Family skiing in B.C.: the snow-capped Grouse Mountain
Grouse Mountain looms over my family’s East Van condo. It’s the first thing we see when we leave the house in the morning and the last thing we see when we come home at night. If I squint hard enough at the white swath etched into its front, I like to imagine we can see people skiing and snowboarding down it. In 20 years of living together in Vancouver, my husband and I have never once gone there.
My husband is from Morocco, and before coming to Canada had skied only once. I immigrated to Canada from California at age 11, and while I never skied with my family, I tagged along on skiing trips with friends a few times in my teenage years.
It wasn’t until we had two energetic boys who required constant physical activity and fresh air that we felt the urgent need to visit the local mountains and to try skiing. Suddenly, we needed to be that iconic Vancouver family that skis in the morning and plays tennis in the afternoon.
We announced our intention to ski Grouse Mountain to our ski-savvy friends and were promptly toured through their basement storage cupboards and attic crawl spaces to gather the necessary ski swag: waterproof pants and jackets, gloves and goggles. Our friends insisted that staying warm and dry as long as possible was the key to an enjoyable day at Grouse.
On the morning of our planned ski trip, when I told my twin 10-year old sons they couldn’t play Wii because they had to get ready, there were some sour faces. But they soon became engrossed in playing dress up in all the new, exotic clothes.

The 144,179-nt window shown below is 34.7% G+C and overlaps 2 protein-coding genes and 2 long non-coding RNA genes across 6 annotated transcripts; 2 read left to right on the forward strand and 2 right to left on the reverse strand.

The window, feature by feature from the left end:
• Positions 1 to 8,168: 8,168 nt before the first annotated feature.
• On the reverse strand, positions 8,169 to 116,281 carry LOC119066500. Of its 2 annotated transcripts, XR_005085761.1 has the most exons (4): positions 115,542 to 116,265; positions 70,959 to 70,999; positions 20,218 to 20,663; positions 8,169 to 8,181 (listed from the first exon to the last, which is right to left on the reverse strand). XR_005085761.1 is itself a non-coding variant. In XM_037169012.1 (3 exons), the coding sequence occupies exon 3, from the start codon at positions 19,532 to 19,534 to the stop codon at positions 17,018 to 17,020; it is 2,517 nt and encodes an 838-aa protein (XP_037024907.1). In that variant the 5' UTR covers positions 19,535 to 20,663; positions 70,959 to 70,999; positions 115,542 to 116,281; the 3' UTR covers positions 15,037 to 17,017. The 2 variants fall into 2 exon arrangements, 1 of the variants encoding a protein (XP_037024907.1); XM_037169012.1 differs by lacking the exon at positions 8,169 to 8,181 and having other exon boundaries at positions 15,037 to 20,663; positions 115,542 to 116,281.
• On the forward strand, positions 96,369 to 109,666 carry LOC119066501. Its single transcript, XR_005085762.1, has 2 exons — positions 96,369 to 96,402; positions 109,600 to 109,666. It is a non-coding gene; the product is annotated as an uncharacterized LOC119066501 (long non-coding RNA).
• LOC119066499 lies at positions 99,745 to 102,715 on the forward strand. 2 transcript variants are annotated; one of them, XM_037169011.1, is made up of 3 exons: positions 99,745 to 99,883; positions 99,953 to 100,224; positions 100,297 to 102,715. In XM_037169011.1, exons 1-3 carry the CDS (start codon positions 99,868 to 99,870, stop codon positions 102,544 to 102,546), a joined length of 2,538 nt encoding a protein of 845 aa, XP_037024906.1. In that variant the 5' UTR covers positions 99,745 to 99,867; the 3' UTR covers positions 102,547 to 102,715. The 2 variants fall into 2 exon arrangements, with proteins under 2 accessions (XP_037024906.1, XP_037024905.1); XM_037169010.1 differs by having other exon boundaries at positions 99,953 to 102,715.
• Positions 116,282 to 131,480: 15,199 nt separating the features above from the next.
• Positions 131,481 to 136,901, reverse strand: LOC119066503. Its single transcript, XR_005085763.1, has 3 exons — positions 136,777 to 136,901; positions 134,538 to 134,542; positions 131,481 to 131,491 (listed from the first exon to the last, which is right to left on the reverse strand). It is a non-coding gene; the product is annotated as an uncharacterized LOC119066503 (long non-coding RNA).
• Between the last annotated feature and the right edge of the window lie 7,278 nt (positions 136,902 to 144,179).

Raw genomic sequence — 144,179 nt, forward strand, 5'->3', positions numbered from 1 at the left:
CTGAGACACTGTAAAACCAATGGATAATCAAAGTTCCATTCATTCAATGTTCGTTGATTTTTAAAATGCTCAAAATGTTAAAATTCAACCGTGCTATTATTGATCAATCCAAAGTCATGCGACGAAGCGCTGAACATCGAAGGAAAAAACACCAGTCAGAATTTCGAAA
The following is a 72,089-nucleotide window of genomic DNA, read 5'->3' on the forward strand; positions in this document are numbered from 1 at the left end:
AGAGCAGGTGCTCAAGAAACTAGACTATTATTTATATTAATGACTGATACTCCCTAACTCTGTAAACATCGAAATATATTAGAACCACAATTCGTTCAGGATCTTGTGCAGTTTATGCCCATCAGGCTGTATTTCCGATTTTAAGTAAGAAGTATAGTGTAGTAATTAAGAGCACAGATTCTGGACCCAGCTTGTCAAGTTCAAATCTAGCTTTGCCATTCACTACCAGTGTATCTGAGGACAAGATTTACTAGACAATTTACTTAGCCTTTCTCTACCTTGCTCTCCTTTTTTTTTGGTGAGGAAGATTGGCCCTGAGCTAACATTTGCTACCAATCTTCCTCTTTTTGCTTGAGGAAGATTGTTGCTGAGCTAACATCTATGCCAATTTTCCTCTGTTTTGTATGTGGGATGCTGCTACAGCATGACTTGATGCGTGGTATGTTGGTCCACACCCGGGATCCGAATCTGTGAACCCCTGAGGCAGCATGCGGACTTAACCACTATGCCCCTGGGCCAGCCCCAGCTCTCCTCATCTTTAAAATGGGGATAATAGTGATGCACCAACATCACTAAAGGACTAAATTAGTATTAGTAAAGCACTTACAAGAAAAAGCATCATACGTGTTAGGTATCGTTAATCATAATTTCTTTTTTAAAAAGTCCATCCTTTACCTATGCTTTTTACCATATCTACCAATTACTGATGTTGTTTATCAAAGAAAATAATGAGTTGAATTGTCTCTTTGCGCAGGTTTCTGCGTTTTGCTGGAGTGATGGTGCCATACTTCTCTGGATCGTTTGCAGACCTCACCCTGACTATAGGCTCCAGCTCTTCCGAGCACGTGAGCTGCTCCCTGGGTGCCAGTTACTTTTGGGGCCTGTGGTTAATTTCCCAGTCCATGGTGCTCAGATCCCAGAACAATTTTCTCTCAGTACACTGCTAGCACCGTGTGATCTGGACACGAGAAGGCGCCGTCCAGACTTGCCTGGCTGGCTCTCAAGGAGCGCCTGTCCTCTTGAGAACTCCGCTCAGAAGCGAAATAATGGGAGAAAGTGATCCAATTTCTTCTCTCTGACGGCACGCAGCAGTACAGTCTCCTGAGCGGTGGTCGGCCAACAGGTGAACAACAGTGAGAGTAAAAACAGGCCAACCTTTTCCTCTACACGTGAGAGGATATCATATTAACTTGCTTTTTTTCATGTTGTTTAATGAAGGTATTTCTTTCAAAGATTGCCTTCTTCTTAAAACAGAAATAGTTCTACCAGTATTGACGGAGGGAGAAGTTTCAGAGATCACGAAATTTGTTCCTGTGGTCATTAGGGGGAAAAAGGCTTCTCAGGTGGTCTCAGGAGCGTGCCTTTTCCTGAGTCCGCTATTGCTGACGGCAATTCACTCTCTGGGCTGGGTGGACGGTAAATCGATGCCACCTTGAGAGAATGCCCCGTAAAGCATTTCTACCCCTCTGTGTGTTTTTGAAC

It was a gloomy Sunday morning when our Honda Civic hit the road. The streets were relatively quiet, and when we pulled into the parking lot at the base of Grouse Mountain my husband exclaimed, “Are you sure this is it? we’ve haven’t even been gone 20 minutes.”
Despite the light rain, the parking lot was almost full. People were unloading ski equipment from their cars and groups of ski tourists were gathering to board the gondola.
The gondola. I looked up and saw the giant box suspended from an overhead wire like some kind of immense lego structure, and then glanced over at my son who was afraid of heights. He was eyeing it with a mixture of horror and curiosity while staying glued to his dad’s side.
We boarded the gondola cautiously and other passengers quickly flowed in behind us, filling up the spaces by the windows. As the tram lurched forward, I glanced out the window and breathed a sigh of relief; the windows were completely fogged up, obscuring any view. My afraid-of heights son would remain blissfully unaware that we were dangling by a thread off the side of a mountain high above the North Shore, Burrard Inlet and the City of Vancouver.
I looked around at the other gondola passengers, There were three stylish young Iranian women wearing the hijab (veil), a family of French tourists, and a group of goateed young men who were swapping stories about the legendary skiing in B.C.’s interior where the snow was always dry and powdery.
At the top of the mountain, we stepped out of the tram building and onto a solid base of snow, still crunchy despite the pervasive rain. We hiked over to the equipment rental chalet to get our skis.
The equipment rentals were in a wood-paneled room with glistening wet floors. A young woman with a South African accent helped us get our rentals and negotiate the maddening series of buckles, clasps, flanges and cinches on our equipment. I felt like I was preparing for a trip to the moon. I wondered if anything that required this much equipment could really be that much fun.